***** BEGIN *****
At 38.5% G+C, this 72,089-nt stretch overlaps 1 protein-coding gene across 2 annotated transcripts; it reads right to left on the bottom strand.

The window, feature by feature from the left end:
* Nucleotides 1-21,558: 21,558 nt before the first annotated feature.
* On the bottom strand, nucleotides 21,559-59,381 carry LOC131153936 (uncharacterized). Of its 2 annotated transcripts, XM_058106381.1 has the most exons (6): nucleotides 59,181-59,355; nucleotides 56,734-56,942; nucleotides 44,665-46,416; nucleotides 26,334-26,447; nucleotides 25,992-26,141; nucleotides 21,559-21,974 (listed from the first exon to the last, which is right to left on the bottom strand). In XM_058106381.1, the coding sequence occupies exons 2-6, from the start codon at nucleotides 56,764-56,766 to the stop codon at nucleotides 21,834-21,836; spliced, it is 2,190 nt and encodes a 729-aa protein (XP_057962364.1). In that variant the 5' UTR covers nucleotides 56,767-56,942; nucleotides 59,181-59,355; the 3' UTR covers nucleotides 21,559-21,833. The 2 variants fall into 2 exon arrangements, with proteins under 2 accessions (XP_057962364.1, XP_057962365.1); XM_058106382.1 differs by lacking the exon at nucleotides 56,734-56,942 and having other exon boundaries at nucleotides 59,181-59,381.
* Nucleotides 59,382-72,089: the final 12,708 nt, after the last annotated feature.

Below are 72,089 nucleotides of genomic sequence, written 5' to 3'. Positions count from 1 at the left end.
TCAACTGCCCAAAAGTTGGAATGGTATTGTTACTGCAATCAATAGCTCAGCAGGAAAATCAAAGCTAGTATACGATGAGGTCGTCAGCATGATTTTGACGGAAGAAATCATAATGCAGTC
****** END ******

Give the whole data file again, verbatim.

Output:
At 38.5% G+C, this 72,089-nt stretch overlaps 1 protein-coding gene across 2 annotated transcripts; it reads right to left on the bottom strand.

The window, feature by feature from the left end:
* Nucleotides 1-21,558: 21,558 nt before the first annotated feature.
* On the bottom strand, nucleotides 21,559-59,381 carry LOC131153936 (uncharacterized). Of its 2 annotated transcripts, XM_058106381.1 has the most exons (6): nucleotides 59,181-59,355; nucleotides 56,734-56,942; nucleotides 44,665-46,416; nucleotides 26,334-26,447; nucleotides 25,992-26,141; nucleotides 21,559-21,974 (listed from the first exon to the last, which is right to left on the bottom strand). In XM_058106381.1, the coding sequence occupies exons 2-6, from the start codon at nucleotides 56,764-56,766 to the stop codon at nucleotides 21,834-21,836; spliced, it is 2,190 nt and encodes a 729-aa protein (XP_057962364.1). In that variant the 5' UTR covers nucleotides 56,767-56,942; nucleotides 59,181-59,355; the 3' UTR covers nucleotides 21,559-21,833. The 2 variants fall into 2 exon arrangements, with proteins under 2 accessions (XP_057962364.1, XP_057962365.1); XM_058106382.1 differs by lacking the exon at nucleotides 56,734-56,942 and having other exon boundaries at nucleotides 59,181-59,381.
* Nucleotides 59,382-72,089: the final 12,708 nt, after the last annotated feature.

Below are 72,089 nucleotides of genomic sequence, written 5' to 3'. Positions count from 1 at the left end.
TCAACTGCCCAAAAGTTGGAATGGTATTGTTACTGCAATCAATAGCTCAGCAGGAAAATCAAAGCTAGTATACGATGAGGTCGTCAGCATGATTTTGACGGAAGAAATCATAATGCAGTC